Keeping a money diary is a great way to see exactly where your money goes on a day-to-day basis. How many times have you withdrawn £20 only to see it whittled down to a handful of coins with days despite you seemingly having bought nothing? A money diary will highlight your weak points – such as those morning coffees or magazines – thus enabling you to make cut-backs. At the same time, the psychological effect of keeping a money diary may well encourage you not to be so eager to part with your cash – potentially a big saving in itself.
You can download a free Moneywise money diary here.
2. Reduce your spending
Seeing as you have already put some time aside to write a realistic budget for 2009, it is probably worth also giving your financial documents a spring clean. Keeping all your records in a filing cabinet may seem like being organised, but when was the last time you went through all those bits of paper, shredding the information you no longer need?
While you’re at it, why not consider moving all your financial filing online to a safe a secure home? Register for free with Moneywise and you’ll receive a free five-year membership to Allfiled, an online financial administration solution that would normally cost you £175.
This high security website works like a thinking filing system and diary, allowing you to store all your financial information securely in one place where you can access it from any computer anytime, anywhere.
Allfiled will then remind you when policies need renewing - so all you need to do is check the details online and start looking for a new, more competitive deal.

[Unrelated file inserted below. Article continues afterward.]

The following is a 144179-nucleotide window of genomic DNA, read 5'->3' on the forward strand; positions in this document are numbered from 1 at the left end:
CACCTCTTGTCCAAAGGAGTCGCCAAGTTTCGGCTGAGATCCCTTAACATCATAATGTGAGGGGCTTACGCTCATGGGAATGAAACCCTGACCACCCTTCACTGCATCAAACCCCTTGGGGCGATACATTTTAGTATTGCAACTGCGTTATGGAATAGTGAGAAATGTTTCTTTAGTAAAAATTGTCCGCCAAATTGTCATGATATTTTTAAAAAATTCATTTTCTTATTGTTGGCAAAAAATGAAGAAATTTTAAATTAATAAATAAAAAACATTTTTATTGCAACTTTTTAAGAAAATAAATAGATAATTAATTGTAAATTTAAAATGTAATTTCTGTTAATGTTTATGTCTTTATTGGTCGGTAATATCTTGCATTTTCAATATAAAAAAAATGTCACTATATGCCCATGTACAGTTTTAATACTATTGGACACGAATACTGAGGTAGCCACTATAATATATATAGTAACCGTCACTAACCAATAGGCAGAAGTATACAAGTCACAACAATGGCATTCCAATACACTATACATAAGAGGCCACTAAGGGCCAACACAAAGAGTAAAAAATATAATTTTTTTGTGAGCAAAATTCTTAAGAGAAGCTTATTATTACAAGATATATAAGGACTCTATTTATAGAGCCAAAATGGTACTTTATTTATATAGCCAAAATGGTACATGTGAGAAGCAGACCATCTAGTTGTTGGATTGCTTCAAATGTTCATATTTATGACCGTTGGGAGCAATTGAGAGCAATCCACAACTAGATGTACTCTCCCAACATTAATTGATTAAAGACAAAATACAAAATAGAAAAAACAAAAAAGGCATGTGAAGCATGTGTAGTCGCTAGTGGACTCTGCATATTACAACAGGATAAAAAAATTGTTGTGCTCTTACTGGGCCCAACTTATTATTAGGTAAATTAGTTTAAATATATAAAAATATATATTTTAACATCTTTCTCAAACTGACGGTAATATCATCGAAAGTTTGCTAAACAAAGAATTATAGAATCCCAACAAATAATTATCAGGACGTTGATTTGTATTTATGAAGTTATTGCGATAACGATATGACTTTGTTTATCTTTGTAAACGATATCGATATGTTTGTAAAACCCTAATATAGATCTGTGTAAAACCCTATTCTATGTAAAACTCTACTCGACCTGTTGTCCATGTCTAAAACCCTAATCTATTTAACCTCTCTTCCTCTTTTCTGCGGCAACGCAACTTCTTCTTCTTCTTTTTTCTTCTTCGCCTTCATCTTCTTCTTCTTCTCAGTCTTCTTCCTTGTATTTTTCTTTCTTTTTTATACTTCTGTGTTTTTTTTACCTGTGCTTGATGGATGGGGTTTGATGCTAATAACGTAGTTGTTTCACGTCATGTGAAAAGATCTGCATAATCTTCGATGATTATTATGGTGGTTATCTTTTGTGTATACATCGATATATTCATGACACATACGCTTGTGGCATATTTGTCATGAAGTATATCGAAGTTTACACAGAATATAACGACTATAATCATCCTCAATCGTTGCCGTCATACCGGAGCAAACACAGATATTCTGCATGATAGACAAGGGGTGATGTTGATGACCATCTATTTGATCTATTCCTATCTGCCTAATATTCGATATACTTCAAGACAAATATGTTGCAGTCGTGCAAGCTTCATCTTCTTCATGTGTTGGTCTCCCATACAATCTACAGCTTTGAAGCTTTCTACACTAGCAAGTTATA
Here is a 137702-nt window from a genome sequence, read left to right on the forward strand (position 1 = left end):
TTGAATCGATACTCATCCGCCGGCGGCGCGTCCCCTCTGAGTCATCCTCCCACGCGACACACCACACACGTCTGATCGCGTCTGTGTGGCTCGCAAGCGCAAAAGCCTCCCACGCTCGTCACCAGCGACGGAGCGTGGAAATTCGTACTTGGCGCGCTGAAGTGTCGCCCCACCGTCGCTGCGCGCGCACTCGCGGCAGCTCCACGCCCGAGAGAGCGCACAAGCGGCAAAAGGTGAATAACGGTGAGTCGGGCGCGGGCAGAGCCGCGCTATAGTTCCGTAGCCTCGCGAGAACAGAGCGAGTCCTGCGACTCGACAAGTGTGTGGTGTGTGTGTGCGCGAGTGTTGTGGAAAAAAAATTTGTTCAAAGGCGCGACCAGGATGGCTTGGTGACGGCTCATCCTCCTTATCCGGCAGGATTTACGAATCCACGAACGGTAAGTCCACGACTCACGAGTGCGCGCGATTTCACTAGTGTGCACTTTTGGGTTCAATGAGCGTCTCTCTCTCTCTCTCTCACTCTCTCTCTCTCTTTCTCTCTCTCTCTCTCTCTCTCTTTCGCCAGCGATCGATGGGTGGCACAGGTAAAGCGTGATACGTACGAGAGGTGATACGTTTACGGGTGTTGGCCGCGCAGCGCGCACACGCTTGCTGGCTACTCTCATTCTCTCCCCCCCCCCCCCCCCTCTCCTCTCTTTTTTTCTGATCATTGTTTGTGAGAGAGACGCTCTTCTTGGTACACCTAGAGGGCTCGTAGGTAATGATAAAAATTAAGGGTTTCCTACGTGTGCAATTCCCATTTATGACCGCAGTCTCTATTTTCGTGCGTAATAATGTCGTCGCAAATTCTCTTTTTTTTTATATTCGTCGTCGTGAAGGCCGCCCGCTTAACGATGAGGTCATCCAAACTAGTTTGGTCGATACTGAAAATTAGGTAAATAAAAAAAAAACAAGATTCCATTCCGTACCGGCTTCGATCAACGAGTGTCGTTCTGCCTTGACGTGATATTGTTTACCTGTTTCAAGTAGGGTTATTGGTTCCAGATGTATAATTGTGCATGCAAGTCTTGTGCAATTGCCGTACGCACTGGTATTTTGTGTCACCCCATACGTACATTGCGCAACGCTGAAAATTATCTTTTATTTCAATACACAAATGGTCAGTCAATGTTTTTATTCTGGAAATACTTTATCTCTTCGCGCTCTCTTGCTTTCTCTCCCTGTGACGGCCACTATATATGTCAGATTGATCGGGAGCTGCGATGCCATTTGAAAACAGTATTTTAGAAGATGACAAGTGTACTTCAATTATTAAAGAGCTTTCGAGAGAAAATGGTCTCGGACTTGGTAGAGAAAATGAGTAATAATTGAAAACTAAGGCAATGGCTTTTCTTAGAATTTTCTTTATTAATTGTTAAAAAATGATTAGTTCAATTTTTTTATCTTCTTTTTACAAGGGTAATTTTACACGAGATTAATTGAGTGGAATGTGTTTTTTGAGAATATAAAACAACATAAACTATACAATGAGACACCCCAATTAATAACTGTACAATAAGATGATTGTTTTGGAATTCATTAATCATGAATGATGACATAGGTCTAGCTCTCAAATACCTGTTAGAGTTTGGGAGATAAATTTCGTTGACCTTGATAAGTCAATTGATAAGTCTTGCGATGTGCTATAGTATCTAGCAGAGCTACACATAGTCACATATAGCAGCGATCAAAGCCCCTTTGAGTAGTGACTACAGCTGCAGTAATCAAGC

Find out more about free membership to Allfiled here.
3. Be more organised
Once you’ve sorted all your financial affairs it should be a lot easier and quicker to deal with them on an ongoing basis. So take the opportunity to shake off apathy and start taking control over your essential spending.
For example, how many people let their car insurance or home and contents insurance roll-over each year without thinking about whether they could save money elsewhere.
In the same vein, many people who took out savings accounts with 12-month bonus rates should make sure they look for a new home for their money as soon as that introductory bonus expires.
4. Ditch the cigarettes
Giving up smoking at new year is nearly as good for your bank balance as it is for your health. For one, you will start to save money immediately from ditching the cigarettes – a 20-a-day smoker will save around £45 a week, nearly £200 a month and £2,400 a year by quitting now.